Remaining calm on golf’s biggest stages has been one of Dustin Johnson’s greatest strengths.
However, after winning his first Masters and slipping on that distinctive Green Jacket, it all proved to be too much for the 36-year-old as he fought back tears in his post-victory interview.
Four years on from his first major victory, Johnson is having a 2020 to remember. A maiden win at Augusta, his first Tour Championship title, two further PGA Tour victories and a return to the world No. 1 spot.
And after claiming that elusive second major victory in such an emphatic manner, posting a record score of 20 under par to win by five strokes, Johnson isn’t planning to “dial anything back.”
“I want to get to number three first, but I do dream of winning a lot of majors,” Johnson said in his press conference afterwards.
“Just hadn’t quite happened yet. Hopefully this one will help give me a little spring. I feel really good about everything that I’m doing. I feel really confident in the golf game.
“My goal is to play for about eight, nine, maybe 10 years, and then hang out with my kids and Paulina (Gretzky).”
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‘It means so much to me’
Johnson’s propensity to keep a tight hold of his emotions means he’s one of the coolest players on the course. Even some of his competitors have noted the methodical way he approaches golf.
“See ball, hit ball, see putt, hole putt, go to the next,” Rory McIlroy explained after his round on Friday. “He makes the game so simple, or makes it look so simple at times for sure.”
But wearing the Green Jacket that many of the game’s greats have worn, standing on the 18th green with his partner Paulina and brother Austin – also his caddy – watching on, got to the usually unflappable Johnson.
“I’ve never had this much trouble gathering myself,” he said. “On the golf course I’m pretty good at it. Out here I’m not. I can’t even talk.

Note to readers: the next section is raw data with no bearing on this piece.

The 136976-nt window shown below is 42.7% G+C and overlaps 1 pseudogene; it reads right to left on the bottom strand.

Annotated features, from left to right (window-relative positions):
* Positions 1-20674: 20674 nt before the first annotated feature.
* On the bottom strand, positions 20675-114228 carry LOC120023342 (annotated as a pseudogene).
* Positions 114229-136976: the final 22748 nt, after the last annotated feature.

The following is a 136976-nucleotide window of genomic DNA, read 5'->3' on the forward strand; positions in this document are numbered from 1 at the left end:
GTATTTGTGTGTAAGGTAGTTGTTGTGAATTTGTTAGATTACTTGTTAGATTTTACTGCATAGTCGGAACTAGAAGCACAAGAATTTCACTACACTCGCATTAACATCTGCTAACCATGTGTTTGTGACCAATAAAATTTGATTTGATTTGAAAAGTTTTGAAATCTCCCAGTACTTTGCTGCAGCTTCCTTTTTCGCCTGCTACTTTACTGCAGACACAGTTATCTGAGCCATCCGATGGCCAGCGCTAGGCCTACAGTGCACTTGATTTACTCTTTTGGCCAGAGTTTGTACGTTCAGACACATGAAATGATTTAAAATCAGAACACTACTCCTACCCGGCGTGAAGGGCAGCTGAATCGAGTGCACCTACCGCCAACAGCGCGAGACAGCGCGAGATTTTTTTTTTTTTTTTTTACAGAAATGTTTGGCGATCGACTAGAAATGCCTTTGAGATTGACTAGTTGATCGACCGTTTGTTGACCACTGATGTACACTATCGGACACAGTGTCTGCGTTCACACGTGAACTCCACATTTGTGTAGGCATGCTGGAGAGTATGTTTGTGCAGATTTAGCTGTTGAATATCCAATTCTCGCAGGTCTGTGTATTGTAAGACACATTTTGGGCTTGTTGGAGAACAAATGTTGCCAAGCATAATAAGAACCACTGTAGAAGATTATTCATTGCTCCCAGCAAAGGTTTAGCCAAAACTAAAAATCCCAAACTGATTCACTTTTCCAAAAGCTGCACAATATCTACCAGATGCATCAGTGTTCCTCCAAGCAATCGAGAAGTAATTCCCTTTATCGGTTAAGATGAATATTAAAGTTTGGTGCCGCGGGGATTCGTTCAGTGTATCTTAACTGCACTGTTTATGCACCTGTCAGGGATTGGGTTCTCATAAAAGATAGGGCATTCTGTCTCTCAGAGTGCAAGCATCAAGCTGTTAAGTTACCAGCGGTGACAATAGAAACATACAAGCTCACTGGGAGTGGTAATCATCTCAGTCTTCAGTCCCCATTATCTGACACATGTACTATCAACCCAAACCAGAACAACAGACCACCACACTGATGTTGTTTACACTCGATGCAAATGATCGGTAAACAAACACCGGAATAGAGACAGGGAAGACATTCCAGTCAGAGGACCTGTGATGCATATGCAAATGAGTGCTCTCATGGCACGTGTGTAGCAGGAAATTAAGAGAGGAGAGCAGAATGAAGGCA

“Just because it means so much to me. It means so much to my family, Paulina, the kids. They know it’s something that I’ve always been dreaming about and it’s why I work so hard.”
A local boy
Growing up in South Carolina, winning at the Masters has long been a dream for Johnson.
“Just growing up so close to here, it’s always been a tournament that since I’ve been on Tour, since I played my first Masters, it’s been the tournament I wanted to win the most,” Johnson explained.
“Being close the last couple years, finishing second last year to Tiger, this one was just something that I really wanted to do.”
When he was discovering his love for the game as a child, pretending that he was putting to win the Masters was a common occurrence.
“Always around the putting green growing up, it was putts to win the Masters or hitting chip shots,” he said. “It was always to win Augusta. Especially because I grew up so close to here, about an hour, hour and 10 minutes away.”
And to have five-time Masters winner Woods help him into his Green Jacket made it just that bit sweeter.
“Obviously having Tiger put it on was awesome and unbelievable and you wouldn’t want it any other way.”
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While his competitors were being tipped to succeed at a Masters unusually held in November and without spectators because of the coronavirus pandemic, Johnson started the tournament relatively under the radar.
Golf’s most recent major champion Bryson DeChambeau was drawing headlines, while the possibility of 2019 champion Tiger Woods equaling Jack Nicklaus’ all-time major record was some fans’ preferred ending to 2020’s competition. Some big-name Europeans – Jon Rahm and Justin Rose, for example – were also being touted.
But, after a slow start, golf’s highest-ranked player, perhaps unsurprisingly, found his way to the top of the leaderboard.
Despite holding a five-shot lead as he made his way down the 18th fairway, with no patrons to let him know where he was positioned on the leaderboard and having deliberately avoided looking at the leaderboard since the 7th hole, Johnson admitted he was uncertain of the extent of his advantage.
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“I assumed I had the lead, but I didn’t know by how many,” he said.
“I kind of looked at the leaderboard a little bit early, and after that I just told myself: ‘Don’t worry about what anybody else is doing, just play as good as you can.’”